The Treasury thinks, correctly, that the effects of devaluation have yet to feed through fully to exports. We can only hope that exporters do not take too much on their margins: export prices in sterling are up 3.7 per cent compared with September. As long as companies keep a firm grip on costs, the Treasury thinks, exporters will benefit from sterling's depreciation and lower interest rates in future.
There its case rests. Yet such a reaction looks like malign neglect, given that the current account deficit is deteriorating in an economy still so decisively in recession. The real story told by these figures is more harrowing than the Treasury would have us believe. A rise in domestic demand over the past 12 months has had to be satisfied by imports and was of little benefit to domestic producers.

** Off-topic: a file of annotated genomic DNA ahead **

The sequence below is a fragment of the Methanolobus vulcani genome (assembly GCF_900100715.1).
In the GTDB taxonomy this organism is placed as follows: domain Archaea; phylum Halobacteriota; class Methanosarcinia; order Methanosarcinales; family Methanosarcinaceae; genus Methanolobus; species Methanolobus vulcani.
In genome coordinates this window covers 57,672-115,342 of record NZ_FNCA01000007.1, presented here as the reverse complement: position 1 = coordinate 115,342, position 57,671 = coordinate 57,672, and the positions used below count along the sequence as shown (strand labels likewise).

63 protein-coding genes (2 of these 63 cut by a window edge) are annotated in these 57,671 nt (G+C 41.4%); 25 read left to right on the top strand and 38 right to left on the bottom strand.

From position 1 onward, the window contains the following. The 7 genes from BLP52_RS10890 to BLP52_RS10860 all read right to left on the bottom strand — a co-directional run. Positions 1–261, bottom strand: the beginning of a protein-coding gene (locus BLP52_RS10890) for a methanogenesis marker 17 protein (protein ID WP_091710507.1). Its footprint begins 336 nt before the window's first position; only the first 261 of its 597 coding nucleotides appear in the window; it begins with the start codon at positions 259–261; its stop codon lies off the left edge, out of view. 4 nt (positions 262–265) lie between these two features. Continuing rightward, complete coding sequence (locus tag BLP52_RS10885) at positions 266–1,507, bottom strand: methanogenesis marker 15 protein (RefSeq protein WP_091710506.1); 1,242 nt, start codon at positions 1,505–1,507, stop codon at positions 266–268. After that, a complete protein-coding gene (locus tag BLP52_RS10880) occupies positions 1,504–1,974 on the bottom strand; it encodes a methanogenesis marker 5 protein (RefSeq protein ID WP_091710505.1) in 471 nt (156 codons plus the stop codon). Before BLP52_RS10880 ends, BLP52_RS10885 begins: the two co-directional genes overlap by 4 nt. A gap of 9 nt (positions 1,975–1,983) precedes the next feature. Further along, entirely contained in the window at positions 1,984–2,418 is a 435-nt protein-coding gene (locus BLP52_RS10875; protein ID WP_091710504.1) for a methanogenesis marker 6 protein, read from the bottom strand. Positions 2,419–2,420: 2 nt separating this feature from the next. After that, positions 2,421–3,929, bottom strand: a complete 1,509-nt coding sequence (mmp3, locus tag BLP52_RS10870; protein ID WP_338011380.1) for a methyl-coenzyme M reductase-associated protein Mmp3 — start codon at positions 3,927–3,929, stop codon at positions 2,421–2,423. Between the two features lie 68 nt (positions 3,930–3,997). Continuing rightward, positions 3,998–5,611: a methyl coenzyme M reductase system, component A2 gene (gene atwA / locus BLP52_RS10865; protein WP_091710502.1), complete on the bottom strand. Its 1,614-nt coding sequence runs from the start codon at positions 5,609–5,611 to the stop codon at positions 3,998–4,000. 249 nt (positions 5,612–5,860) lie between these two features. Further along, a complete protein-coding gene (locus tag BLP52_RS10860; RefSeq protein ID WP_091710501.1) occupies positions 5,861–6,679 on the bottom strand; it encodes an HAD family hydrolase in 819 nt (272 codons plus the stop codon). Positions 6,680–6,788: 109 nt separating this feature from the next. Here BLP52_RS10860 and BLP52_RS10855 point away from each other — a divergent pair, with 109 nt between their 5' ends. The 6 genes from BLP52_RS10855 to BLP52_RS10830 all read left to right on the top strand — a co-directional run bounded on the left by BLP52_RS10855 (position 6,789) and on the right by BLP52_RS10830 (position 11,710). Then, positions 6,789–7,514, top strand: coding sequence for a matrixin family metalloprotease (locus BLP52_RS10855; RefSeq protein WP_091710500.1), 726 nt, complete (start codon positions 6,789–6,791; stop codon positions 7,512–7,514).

The inescapable conclusion is that British producers simply do not make an adequate range of goods. Consumers and businesses have therefore to turn to importers even to satisfy basic demands. The result was that, although the impetus for recovery was there in 1992, it was blocked by demand for imports. Put another way, Britain exported jobs this year.
Even if there is a 1993 recovery, the balance of payments will continue to dampen growth. The long-run result will be a downgrading of Britain's average potential growth rate - the rate at which an economy can grow without overheating. The Organisation for Economic Cooperation and Development estimates the rate at 2.5 per cent. Privately, Treasury officials think it may now be as low as 2 per cent. If only they were willing to admit that in public, they might then address the problem.